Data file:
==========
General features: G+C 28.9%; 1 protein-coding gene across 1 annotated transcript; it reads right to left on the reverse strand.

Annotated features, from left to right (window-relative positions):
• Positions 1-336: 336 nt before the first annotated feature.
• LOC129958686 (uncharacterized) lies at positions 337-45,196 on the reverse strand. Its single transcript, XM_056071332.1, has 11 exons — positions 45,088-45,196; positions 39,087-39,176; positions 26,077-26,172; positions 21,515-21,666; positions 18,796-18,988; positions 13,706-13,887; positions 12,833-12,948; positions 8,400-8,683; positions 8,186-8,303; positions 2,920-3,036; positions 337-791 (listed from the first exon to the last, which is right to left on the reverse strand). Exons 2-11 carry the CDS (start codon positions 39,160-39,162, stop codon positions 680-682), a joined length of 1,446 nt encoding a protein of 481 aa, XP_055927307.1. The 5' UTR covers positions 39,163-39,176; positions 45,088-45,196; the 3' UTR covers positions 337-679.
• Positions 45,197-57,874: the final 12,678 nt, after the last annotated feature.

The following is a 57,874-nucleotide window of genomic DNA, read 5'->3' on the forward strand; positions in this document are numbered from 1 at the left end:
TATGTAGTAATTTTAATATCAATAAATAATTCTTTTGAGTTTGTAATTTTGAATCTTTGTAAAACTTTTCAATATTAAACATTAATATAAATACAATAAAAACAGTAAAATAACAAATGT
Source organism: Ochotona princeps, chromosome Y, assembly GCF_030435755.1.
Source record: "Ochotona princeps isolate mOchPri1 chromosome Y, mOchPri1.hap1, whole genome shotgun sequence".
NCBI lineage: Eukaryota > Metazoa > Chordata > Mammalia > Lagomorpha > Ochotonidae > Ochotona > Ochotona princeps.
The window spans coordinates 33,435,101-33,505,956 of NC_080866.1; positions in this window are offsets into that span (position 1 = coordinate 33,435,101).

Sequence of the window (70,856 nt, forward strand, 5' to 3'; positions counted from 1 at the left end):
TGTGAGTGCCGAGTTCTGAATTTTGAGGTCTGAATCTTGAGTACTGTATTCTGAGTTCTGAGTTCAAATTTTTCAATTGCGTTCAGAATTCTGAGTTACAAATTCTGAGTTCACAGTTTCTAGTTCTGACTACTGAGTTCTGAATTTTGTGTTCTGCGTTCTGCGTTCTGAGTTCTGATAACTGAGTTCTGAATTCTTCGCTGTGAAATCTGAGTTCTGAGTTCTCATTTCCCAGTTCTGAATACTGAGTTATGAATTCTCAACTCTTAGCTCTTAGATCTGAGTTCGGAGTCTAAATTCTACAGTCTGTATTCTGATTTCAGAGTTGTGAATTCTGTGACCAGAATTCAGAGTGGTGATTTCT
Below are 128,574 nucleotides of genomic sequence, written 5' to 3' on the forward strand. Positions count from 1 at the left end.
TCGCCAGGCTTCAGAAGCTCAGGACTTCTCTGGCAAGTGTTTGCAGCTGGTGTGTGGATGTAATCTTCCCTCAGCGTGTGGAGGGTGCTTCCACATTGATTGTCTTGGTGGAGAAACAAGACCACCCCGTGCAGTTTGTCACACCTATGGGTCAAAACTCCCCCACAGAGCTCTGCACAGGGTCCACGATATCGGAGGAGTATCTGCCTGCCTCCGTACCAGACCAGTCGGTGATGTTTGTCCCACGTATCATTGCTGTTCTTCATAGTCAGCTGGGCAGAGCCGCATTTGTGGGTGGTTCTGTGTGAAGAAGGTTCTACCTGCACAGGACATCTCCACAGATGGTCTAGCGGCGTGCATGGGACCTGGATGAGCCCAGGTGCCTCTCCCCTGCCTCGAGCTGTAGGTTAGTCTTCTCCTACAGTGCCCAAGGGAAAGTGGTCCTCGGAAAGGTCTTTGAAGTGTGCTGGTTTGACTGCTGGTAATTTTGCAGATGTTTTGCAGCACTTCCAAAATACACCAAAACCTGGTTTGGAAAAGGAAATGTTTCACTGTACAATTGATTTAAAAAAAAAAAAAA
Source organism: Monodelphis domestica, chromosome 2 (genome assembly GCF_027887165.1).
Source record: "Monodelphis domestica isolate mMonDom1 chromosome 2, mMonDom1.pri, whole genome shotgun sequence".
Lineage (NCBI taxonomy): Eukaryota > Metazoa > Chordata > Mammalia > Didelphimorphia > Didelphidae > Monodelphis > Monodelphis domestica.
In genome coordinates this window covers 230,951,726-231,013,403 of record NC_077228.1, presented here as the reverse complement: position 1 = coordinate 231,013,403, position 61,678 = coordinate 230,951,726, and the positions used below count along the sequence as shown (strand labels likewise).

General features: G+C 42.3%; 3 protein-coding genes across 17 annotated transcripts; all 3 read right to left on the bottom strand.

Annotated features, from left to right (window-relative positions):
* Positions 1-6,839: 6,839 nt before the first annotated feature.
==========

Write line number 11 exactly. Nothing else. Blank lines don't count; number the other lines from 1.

The window spans coordinates 33,435,101-33,505,956 of NC_080866.1; positions in this window are offsets into that span (position 1 = coordinate 33,435,101).